Umami: How you can cook up that more-ish ‘fifth taste’ at home

Umami was discovered from the Japanese stock dashi – but it's actually all through our cooking staples.

Umami was discovered from the Japanese stock dashi – but it's actually all through our cooking staples. Photo: Getty

It’s the fifth taste that wraps around your mouth and leaves you wanting more – umami.

The flavour profile has only really been recognised in Western cooking in the past decade or so, but it’s always been in our foods – we just didn’t know what it was.

The name roughly translates from Japanese as ‘deliciousness’, and it’s commonly associated with beef, broths, mushrooms, anchovies and more.

Or, as chef Jesse McTavish says, any food smell that makes you instantly crave it.

“When you go down to Bunnings and you can smell the onions cooking – that’s umami,” McTavish said.

“If you smell something and your mouth waters like crazy, it’s probably umami.”

Australians were saying “uma-who?” last week, when Masterchef contestants were pitted with tackling the mysterious fifth flavour in a challenge.

The fantastic concept that is umami was discovered in the 1900s by a Japanese chemist, who wanted to know just what made dashi (a Japanese stock) just so distinct from salt, sweet, bitter and sour.

Kukanae Ikeda determined it was seaweed – the main ingredient of dashi – that held the flavour key. He broke that down chemically, and discovered glutamic acid.

More recently, in the past two decades, more research found the molecular compounds in the acid actually can bond to certain receptors on our tongues – making them the magical fifth taste. The pure chemical, the crystalline form of glutamates is known as MSG.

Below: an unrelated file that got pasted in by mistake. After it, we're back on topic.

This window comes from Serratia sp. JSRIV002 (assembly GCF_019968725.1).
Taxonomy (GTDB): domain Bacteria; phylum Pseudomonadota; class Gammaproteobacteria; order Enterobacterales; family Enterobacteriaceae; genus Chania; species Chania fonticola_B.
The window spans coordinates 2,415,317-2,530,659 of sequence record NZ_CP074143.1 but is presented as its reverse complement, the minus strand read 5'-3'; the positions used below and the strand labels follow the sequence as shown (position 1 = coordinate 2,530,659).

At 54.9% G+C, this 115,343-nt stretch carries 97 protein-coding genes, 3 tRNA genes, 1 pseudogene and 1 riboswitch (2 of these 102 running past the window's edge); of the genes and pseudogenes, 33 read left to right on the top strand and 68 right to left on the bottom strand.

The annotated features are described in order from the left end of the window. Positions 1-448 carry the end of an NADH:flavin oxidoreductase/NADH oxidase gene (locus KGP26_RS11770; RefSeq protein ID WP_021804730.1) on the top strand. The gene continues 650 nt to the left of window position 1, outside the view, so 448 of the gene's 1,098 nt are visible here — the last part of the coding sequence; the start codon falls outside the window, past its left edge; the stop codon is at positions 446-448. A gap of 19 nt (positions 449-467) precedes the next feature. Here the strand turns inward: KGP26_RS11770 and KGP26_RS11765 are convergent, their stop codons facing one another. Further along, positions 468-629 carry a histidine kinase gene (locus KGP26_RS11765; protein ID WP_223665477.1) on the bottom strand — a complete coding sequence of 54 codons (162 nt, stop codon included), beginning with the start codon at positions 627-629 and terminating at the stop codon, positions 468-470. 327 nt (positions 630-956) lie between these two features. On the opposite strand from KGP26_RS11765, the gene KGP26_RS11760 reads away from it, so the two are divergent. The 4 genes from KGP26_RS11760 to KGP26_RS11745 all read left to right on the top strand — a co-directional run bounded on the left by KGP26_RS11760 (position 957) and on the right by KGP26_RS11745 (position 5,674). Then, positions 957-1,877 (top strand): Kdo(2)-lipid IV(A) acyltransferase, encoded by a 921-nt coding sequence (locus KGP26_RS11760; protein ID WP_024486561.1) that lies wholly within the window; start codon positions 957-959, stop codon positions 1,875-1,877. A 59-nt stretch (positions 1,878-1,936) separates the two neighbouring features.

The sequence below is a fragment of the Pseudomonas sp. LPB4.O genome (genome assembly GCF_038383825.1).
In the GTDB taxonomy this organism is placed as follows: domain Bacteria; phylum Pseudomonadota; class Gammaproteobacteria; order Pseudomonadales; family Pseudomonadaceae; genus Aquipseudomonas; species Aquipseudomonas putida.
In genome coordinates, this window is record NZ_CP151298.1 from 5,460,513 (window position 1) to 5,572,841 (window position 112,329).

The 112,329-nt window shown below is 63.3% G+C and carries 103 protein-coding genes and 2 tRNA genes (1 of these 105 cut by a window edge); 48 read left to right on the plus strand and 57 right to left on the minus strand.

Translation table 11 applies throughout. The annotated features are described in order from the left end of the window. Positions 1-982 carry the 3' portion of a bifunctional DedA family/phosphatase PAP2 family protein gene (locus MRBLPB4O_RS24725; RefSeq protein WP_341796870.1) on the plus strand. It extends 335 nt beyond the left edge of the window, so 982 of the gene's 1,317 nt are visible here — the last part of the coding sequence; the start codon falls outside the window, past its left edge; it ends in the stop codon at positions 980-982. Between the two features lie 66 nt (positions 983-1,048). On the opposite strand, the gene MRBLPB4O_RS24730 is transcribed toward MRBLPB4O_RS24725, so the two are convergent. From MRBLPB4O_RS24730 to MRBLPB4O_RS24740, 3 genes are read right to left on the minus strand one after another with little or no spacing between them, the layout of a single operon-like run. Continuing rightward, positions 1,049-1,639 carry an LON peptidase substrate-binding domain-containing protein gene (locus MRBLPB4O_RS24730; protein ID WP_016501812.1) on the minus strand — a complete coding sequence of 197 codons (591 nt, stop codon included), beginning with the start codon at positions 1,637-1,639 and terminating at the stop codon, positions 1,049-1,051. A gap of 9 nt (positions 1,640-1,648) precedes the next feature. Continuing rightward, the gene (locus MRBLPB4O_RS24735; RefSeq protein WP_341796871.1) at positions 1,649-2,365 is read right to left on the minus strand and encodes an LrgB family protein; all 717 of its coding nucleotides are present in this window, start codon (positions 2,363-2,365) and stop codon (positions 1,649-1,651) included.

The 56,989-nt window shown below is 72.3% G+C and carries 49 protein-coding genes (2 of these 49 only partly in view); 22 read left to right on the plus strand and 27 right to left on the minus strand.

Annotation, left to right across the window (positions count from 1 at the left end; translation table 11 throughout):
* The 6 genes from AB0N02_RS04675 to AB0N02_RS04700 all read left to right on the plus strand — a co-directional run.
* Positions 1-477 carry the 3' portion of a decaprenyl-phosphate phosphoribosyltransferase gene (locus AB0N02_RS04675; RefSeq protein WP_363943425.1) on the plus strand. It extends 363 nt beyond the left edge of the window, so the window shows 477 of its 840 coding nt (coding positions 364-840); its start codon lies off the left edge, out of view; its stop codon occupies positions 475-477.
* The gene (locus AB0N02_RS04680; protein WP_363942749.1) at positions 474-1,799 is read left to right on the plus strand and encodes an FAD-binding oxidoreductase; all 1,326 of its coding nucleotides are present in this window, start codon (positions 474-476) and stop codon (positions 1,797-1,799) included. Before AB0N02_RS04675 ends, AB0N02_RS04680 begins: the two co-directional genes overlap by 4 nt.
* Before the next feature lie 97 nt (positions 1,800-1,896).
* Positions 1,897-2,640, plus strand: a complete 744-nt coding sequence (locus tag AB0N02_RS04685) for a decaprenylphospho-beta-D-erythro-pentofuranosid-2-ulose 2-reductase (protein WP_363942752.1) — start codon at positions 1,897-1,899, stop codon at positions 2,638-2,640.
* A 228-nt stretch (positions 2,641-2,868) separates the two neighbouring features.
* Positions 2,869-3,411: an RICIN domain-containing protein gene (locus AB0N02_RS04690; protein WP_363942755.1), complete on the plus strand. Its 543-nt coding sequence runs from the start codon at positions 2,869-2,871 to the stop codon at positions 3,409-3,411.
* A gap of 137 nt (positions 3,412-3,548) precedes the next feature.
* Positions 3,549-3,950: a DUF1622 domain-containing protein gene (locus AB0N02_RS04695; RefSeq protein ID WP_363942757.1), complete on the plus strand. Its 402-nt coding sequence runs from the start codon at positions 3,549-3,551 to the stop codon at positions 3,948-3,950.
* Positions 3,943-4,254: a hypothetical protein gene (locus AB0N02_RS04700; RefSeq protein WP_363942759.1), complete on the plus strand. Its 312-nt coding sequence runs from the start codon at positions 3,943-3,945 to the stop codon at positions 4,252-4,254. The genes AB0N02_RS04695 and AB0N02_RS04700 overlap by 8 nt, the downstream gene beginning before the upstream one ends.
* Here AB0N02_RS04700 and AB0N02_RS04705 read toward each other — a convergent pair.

Recreating the magic at home

It’s quite easy to find the rich flavour of umami in products you’ve probably already got in your fridge or pantry.

There’s just a few tricks you can do to them to really bring the flavour to another level, McTavish told The New Daily.

The Sydney-based chef and food consultant described umami as the “ultimate relationship”.

“You know how salt attacks your tongue, yells at it? Umami dances with it, it’s the ultimate relationship,” he said.

His favourite way to wine and dine umami is through a glaze – bringing the flavour to the front by combining mushrooms or seaweed with soy sauce.

It’s quite simple, he says: reduce soy sauce with mushroom scraps and peels. Or, head down to the beach (McTavish is a keen surfer) after a big swell.

“Pick up some seaweed off the beach, give it a good wash, put it in a pot, boil it with soy and keep that in you larder, fridge or cupboard at home,” he said.

“That’s your glaze, that’s your umami glaze. Throw that on anything, throw it in butter and serve it on scallops – ridiculously tasty.”

He also suggested combined parmesan cheese, roasted garlic and anchovies to make a paste for lathering over roasted vegetables, or rubbing into a shoulder of lamb.

For those who thought umami was solely the domain of thick, meaty steaks – beef is just one part of the profile. There’s a raft of vegetarian and vegan-friendly ways to build umami into meals.

Case in point: tomatoes. Specifically, summertime tomatoes.

“They seem to be a lot more umami-rich in summer time,” McTavish said.

He suggests making the most of them through a “proper” tomato reduction – where the tomatoes are cooked out for two hours with garlic, olive oil and a splash of vinegar.

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